New York Moves To Kill Carried Interest Loop Hole

The following article from the New York Times reflects significant negative changes that are brewing,,,,  It’s critical that we keep close tabs on the situation…..



Two Democratic members of the New York State Assembly, Jeffrion Aubry and Sean Ryan, introduced a bill this week to close the “carried interest” loophole, which lets partners at private equity firms and hedge funds pay a greatly reduced federal tax rate on much of their income.

The measure is the most innovative of several efforts in the past decade to close the loophole. Several bills in Congress on the issue have gone nowhere. Congress has also ignored repeated calls from President Obama to close the loophole. Even bipartisan calls to close the loophole — from presidential candidates as diverse as Hillary Clinton, Donald Trump, Bernie Sanders and Jeb Bush — have not moved Congress.

sean ryan

New York’s proposal would get around this congressional inaction by raising state income taxes on private equity and hedge-fund partners who live in New York. The increase would be equal to the tax savings they receive from using the loophole at the federal level.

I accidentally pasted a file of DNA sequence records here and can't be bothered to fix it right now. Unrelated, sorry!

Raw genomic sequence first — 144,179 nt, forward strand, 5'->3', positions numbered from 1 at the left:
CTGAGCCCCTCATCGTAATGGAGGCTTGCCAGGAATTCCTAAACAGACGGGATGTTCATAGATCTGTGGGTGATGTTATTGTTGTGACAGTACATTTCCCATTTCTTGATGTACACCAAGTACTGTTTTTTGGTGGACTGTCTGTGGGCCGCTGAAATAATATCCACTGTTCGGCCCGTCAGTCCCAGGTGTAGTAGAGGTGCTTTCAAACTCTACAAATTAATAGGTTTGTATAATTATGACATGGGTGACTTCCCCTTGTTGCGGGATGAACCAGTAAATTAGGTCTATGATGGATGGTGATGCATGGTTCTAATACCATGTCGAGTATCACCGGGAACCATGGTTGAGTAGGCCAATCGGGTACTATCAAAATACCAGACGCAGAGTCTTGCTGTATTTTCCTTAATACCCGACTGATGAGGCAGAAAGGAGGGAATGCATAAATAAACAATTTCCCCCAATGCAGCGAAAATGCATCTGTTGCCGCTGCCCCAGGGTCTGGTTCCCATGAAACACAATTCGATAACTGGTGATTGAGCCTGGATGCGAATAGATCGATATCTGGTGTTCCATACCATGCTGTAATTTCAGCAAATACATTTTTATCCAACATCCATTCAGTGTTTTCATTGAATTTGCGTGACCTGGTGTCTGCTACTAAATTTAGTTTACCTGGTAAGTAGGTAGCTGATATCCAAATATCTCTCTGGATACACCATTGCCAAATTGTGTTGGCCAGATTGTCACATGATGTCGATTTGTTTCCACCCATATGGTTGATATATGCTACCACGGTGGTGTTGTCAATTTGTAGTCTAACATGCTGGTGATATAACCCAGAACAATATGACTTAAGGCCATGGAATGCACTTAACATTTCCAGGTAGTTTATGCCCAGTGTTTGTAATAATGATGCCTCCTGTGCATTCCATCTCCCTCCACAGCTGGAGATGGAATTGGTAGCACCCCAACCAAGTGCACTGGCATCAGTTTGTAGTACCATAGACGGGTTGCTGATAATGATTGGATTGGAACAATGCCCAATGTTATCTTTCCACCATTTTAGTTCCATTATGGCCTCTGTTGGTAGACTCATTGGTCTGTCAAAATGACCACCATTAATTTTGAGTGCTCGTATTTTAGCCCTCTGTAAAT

Assemblyman Jeffrion Aubry CreditMike Groll/Associated Press

Partners at private-equity firms and hedge funds typically treat a big portion of the fees they charge their clients as a capital gain — that is, as profit on the sale of an investment — so they can pay tax at the capital-gains rate of 20 percent (plus a surtax of 3.8 percent typically). Ordinary income is taxed at a rate of up to 39.6 percent. But labeling fees as capital gains is a stretch, in part because the partners generally earn their fees by managing other people’s money, not by investing their ow


The New York bill is supported by a coalition of activists focused on inequality and tax fairness. The group plans to work with lawmakers in nearby states on similar bills. The aim is for the tax increase to take effect once various states have closed the loophole. That way, the tax could not be avoided by moving to a neighboring state.

The bill’s supporters estimate that closing the loophole would raise $3.7 billion a year in New York. Estimated annual revenue would be $938 million in Massachusetts, $535 million in Connecticut and $112 million in New Jersey.

Virtually every tax dodge involves somehow passing off relatively high-taxed ordinary income as low-taxed capital gains. The best solution would be for Congress to do away with special low tax rates for capital gains. But for now, the New York bill and the push for similar legislation in other states could offer a bold and smart step forward.